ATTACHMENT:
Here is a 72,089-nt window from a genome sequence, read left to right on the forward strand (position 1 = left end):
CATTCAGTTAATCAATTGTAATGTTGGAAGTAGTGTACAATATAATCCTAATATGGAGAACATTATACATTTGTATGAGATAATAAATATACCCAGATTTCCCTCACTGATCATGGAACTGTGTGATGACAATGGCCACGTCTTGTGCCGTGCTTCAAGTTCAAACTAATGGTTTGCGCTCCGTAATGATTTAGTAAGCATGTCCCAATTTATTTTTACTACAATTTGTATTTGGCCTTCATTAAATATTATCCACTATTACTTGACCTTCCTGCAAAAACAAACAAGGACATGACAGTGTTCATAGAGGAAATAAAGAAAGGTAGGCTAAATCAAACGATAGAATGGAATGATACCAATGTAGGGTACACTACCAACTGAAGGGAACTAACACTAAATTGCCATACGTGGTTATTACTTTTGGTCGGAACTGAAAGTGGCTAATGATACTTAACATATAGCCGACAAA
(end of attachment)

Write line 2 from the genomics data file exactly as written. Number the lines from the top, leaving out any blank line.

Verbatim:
CATTCAGTTAATCAATTGTAATGTTGGAAGTAGTGTACAATATAATCCTAATATGGAGAACATTATACATTTGTATGAGATAATAAATATACCCAGATTTCCCTCACTGATCATGGAACTGTGTGATGACAATGGCCACGTCTTGTGCCGTGCTTCAAGTTCAAACTAATGGTTTGCGCTCCGTAATGATTTAGTAAGCATGTCCCAATTTATTTTTACTACAATTTGTATTTGGCCTTCATTAAATATTATCCACTATTACTTGACCTTCCTGCAAAAACAAACAAGGACATGACAGTGTTCATAGAGGAAATAAAGAAAGGTAGGCTAAATCAAACGATAGAATGGAATGATACCAATGTAGGGTACACTACCAACTGAAGGGAACTAACACTAAATTGCCATACGTGGTTATTACTTTTGGTCGGAACTGAAAGTGGCTAATGATACTTAACATATAGCCGACAAA